One of the reasons most commonly given for refusing to treat fat people with basic human respect, or to represent fat people in the media as happy, or successful at anything other than weight loss, is that fat people aren’t “prioritizing our health” and thus deserve to be treated poorly and denied positive media representation.
For today I’m setting aside the fact that this is both completely untrue and that it even if it was true it would still be extremely messed up, to discuss the almost unbelievable hypocrisy that is committed anytime this argument is made and, specifically, on Super Bowl Sunday, in this annual DWF post.
Today Super Bowl LIV will be played (for those not into sportsball, it’s the annual championship game of the National Football League,which has many serious issues, including with racism.) It has an anticipated audience of over 100 million people. Advertisers paid $5.6Millon for a 30 second spot (up from $5.25M last year.)
The dudes who will play in the game – many of them meeting the (totally bullshit) definition of “obese” – will be putting their short and long term health in jeopardy in the hopes of scoring more points than some other dudes, and winning jewelry.
If we really believe that people who don’t prioritize their health should be treated poorly and denied positive media representation, then I’m pretty confused here:
First is this incredibly long list of injuries.
And what about the massive impact of concussions on players future lives (and the NFL cover-up thereof.)
Or the fact that the rate of bankruptcy means that taxpayers will likely pick up the cost of most of the future healthcare they’ll need.
Football players are given massive media exposure despite the fact that they are clearly not prioritizing their own health.
So if we think that people who don’t “prioritize their health” are poor role models and shouldn’t be represented positively in the media, what is this whole Super Bowl thing about? Where is the insistence that football players aren’t good role models because they aren’t prioritizing their health? Where are the calculations about how expensive football players (from Pop Warner to Pro) will be – not just with sports injuries while they play, but with the fallout from concussions, and the constant pounding their joints take? Where is the WON’T SOMEBODY THINK OF THEIR KNEES hand-wringing?
Where are the calculations of how much money could be saved if instead of playing football those who participate just walked 30 minutes a day 5 days a week? Where’s the government-sponsored “War on Football Playing”? And all of that despite the fact that body size is complicated and not entirely within our control and we don’t have a single study where more than a tiny fraction of people were able to change their body size, but playing (or not quitting) football is absolutely a choice.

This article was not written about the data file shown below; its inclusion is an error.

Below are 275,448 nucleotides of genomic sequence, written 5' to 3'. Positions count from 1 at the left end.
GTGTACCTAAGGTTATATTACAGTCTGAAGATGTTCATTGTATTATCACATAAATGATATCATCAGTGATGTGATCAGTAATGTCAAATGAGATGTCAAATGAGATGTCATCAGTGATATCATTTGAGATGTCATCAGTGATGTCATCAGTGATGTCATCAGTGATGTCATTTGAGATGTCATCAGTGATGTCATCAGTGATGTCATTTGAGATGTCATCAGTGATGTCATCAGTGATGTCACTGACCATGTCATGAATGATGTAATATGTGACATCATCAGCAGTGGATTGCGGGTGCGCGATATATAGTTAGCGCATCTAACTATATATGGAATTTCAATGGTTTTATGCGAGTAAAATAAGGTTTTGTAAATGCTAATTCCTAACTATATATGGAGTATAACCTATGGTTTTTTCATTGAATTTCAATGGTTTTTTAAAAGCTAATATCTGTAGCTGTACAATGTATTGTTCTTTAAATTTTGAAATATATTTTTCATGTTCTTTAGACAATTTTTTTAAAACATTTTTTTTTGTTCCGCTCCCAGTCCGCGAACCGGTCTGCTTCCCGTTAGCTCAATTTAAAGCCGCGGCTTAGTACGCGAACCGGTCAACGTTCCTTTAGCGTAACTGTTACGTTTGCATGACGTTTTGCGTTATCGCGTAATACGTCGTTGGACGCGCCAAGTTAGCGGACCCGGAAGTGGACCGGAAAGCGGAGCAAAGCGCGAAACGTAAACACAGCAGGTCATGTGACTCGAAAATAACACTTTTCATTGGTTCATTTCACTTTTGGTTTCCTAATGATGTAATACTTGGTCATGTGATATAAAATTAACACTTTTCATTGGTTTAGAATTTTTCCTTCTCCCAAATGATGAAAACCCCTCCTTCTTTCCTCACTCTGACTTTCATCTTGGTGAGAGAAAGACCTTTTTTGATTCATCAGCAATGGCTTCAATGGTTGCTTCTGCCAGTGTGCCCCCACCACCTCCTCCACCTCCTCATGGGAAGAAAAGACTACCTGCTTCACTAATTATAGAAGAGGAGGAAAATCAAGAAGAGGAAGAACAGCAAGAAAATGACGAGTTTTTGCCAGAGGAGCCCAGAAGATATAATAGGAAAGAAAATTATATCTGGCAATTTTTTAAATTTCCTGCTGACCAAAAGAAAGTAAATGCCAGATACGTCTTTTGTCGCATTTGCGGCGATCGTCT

To be clear, people are allowed to play football. My point here is that this whole “It’s because of fat people’s health that we treat them badly” thing is just a crappy justification for size-based discrimination, and it’s long past time to stop using healthism and ableism to justify sizeism, and to end all of them instead.
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3 thoughts on “Fat People, The Super Bowl, And Pretty Blatant Hypocrisy”
Ragen, there is absolutely no way people are gonna make that uber obvious hop. I have read of the connection between sports and one time to chronic life long results of injuries and over use to the body. They are sooo not gonna give an inch on this. We are talking staring at the Eiffel Tower and saying it’s the Matterhorn entrenched denial here.
We still have not passed the “too much food equals too much body” paradigm of willful ignorance. Do keep hammering on it. You may not get a huge audience, but you may make a tiny pinprick of light in the dark world of ‘need to hate fat people for my sense being’ people and you may save one person from hating themselves to sickness and death to achieve the unobtainable goal of losing weight permanently.
Sign of just how irrational people can get. I believe a member of PETA said something about looking at the people (being held) in the concentration camps of World War Two saying there were no fat people there. ie, reelly strict dieting can make you thin.
A good friend of mine started talking about his knees in the past tense when he was 18, thanks to the noble sport of college football. He’s in his fifties now, and, while he has not needed a knee replacement, he still regrets playing that sport when he was so young. Fresh air and healthy exercise and concussions and ruined knees!
Considering how much money people make off of football and other sports, it will continue to be incredibly hard to make safer changes to the sport. Any time you bring money into a situation, actually caring about the people involved vanishes.